Mention torn ligaments and most people are more likely to think of athletes than animals. However, this problem also occurs in many pets and livestock. In fact, one of the most common knee injuries in dogs is known as a ruptured cruciate ligament.
The knee joint consists of three bones. The femur, or thigh bone, is the long bone that connects the hip to the knee. The tibia is the bone between the knee and ankle, and both of these bones are connected to the patella (kneecap) by a number of ligaments. Two of these ligaments crisscross, extending from the femur to the tibia, and are known as the cruciate ligaments. Their job is to prevent the ends of the femur and tibia from rubbing back and forth against each other. The ligament in front of the leg is called the anterior cruciate ligament (ACL to sports aficionados), while the one crossing behind the joint is the posterior cruciate ligament.
Injuries often cause these ligaments to rupture, usually when the dog twists on its hind leg, putting too much tension on the ligament. Often they are caused when a dog slips, makes a sudden turn while running or is struck by a car. Overweight dogs are particularly vulnerable, since their extra pounds can place too much stress on the knee joints.
When a cruciate ligament is ruptured, the dog will suddenly appear lame and usually will hold the affected leg off the ground. The knee also may become swollen. The dog may eventually begin using its leg again, but the lameness will reappear sporadically. Your veterinarian will diagnose a torn ligament through a physical examination of the knee and leg. In some cases, the dog may be sedated to better facilitate this exam.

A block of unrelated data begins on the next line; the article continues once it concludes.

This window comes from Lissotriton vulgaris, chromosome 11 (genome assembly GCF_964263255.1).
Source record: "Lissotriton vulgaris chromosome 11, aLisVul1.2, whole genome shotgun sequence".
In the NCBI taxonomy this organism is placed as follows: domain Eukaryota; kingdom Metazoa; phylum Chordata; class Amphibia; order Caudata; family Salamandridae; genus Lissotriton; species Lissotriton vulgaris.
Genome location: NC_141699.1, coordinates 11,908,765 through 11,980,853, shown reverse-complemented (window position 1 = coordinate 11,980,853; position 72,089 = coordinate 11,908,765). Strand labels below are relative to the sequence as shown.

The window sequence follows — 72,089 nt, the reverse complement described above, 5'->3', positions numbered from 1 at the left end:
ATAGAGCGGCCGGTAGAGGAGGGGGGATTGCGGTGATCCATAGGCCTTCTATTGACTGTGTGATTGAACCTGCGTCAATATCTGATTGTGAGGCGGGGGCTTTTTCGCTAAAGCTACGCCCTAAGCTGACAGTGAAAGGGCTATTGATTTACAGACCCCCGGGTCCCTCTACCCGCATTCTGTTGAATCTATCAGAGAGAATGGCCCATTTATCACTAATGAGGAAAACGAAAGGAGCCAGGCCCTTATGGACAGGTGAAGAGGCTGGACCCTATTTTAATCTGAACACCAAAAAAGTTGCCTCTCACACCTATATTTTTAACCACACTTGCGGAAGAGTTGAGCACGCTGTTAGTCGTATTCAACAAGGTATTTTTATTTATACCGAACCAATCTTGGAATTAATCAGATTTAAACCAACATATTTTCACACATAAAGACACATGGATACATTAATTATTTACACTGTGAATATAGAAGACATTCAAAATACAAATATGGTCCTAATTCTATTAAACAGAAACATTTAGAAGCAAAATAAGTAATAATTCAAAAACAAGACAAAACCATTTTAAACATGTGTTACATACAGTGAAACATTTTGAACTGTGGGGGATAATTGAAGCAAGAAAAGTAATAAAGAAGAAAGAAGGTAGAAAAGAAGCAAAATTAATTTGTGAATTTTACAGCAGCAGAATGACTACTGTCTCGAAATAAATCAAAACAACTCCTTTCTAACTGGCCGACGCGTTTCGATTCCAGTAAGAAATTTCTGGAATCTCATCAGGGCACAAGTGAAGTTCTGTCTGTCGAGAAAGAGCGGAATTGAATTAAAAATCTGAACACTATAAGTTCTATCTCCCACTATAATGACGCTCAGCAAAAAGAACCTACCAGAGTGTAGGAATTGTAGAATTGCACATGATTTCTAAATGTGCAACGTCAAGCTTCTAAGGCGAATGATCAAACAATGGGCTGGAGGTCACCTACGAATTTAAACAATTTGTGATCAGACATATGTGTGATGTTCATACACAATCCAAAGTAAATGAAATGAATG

Most torn ligaments end up requiring surgical treatment, especially in large-breed dogs. When the ACL is torn, there are several methods of surgical repair, all of which use synthetic suture materials and/or some of the knee joint's own fibrous tissue to re-create the ligament. The veterinary surgeon will attach this re-created ligament in the proper position to stabilize the femur and tibia. Following surgery the dog must be kept confined and as immobile as possible for at least two weeks. Then, after the initial recovery period, most dogs will heal completely within four to six weeks, if their movements are supervised and they are carefully exercised. In order for the joint to heal properly it must be exercised very gently, usually through short walks on a leash, in order to prevent the surgical correction from tearing. That's why it's important to follow your veterinarian's post-op instructions to the letter. The good news is that if these precautions are taken, most dogs recover from torn ligaments with no lasting ill effects.